The debate over the Israeli-Palestinian conflict provokes much passion and disagreement. Most individuals seem to agree, however, that ultimately, a two-state solution founded on common ground and peace is the right decision, and that we, the United States, should be doing everything in our power to encourage that result. I wholeheartedly agree and believe that both Israel and Palestine should take accountability for their actions and make the responsible choice to resolve this situation as soon as possible.
Having said that, there’s a whole other side to this debate. Regardless of what happened in 1948 and whether or not the Palestinians have any validity in their argument about state sovereignty, etc., the fact is that Israel is absolutely critical for our nation and for the security and stability of the Middle East. We cannot afford for Israel to be anything but strong and secure, and this is particularly true for the LGBT community here in America and around the world.
I always am surprised and frustrated when this part of the equation doesn’t get the attention it deserves. A lot of people who complain about Israel’s actions toward Palestine are self-proclaimed “liberals" who are supposedly standing up in the name of human rights and freedom. They seem to have forgotten that Israel is the only country in the Middle East that has stood up for human rights, particularly those of women and gays, time and time again.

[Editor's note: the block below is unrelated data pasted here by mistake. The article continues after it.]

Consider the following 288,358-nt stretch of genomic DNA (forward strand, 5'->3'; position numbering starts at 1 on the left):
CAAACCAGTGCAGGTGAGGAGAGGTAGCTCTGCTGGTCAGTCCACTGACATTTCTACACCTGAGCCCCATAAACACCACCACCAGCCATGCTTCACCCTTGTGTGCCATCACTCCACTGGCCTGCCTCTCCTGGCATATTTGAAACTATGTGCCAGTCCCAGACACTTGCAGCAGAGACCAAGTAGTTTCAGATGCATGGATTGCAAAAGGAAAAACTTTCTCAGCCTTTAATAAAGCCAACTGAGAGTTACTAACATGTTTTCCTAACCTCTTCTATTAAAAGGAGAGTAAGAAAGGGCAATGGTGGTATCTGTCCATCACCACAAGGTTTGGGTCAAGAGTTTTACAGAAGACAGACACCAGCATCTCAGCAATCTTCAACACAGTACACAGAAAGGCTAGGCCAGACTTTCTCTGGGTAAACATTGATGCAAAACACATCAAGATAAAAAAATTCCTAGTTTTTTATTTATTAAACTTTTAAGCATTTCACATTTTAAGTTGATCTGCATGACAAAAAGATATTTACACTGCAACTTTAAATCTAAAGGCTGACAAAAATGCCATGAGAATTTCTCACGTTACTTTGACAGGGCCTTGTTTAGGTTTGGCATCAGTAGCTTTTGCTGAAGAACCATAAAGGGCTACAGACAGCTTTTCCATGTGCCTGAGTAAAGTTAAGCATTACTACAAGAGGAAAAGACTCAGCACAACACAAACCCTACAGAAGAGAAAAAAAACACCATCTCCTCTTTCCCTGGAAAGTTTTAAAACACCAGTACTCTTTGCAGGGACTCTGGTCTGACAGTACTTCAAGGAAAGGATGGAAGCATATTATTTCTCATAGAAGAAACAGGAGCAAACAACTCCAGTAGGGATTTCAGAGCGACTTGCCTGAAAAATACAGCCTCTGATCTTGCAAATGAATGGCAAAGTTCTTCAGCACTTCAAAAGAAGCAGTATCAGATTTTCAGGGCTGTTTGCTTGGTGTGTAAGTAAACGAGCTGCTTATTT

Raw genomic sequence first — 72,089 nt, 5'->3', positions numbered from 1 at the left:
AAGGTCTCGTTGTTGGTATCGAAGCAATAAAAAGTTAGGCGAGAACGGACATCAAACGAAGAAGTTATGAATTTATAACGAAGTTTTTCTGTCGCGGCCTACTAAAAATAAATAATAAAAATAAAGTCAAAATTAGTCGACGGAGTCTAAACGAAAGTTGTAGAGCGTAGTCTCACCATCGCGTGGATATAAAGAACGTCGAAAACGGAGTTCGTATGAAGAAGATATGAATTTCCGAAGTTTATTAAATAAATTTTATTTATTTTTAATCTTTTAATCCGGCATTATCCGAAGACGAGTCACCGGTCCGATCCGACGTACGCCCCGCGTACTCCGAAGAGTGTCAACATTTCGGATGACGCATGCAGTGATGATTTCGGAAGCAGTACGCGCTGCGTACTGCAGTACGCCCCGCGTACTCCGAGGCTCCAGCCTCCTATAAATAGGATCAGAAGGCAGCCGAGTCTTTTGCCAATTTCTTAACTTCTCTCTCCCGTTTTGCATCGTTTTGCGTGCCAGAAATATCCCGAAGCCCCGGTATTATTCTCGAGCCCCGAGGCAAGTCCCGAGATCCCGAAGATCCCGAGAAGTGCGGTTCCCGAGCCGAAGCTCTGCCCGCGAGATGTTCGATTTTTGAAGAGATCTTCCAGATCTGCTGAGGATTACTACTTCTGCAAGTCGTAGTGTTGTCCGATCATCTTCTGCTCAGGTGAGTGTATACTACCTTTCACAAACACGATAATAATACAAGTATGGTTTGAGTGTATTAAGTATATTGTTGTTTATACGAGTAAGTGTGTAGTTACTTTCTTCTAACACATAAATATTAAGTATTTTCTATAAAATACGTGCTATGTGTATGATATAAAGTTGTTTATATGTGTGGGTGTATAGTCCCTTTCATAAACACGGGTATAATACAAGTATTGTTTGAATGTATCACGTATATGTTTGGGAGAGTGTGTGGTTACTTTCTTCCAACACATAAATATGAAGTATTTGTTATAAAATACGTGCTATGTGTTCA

Israel has a more progressive record on gay rights than even the United States. Israel made consensual gay sex legal in 1988, although the antisodomy laws had not been enforced since 1963. It prohibited discrimination based on sexual orientation in 1992. It was the first country, in 1994, on the continent of Asia to recognize same-sex unions. It made it legal for gays to serve in the military back in 2000. And a majority of Israelis, according to recent polls, support gay marriage. The capital city, Tel Aviv, is considered a gay mecca, where they are now building a monument to memorialize the LGBT people who were persecuted under the Nazi regime during World War II.
Yes, there are a few other Middle Eastern countries where homosexuality is no longer a crime (Jordan, for instance), and they should be recognized. But none of them have stood up as strongly for us as Israel.
For Israel to be so principled in its convictions and in its willingness to fight for us, while surrounded by countries such as Iran, where homosexuality is punishable by death, is a testament to Israel's commitment and character.
Unless we want the Middle East to turn into an absolute free-for-all controlled by extremists who want to kill us and turn women into their slaves, then we need to do everything we can to protect Israel and stand in solidarity in any way we can. Not only is it in our interests, but Israel deserves it after all it has done for us.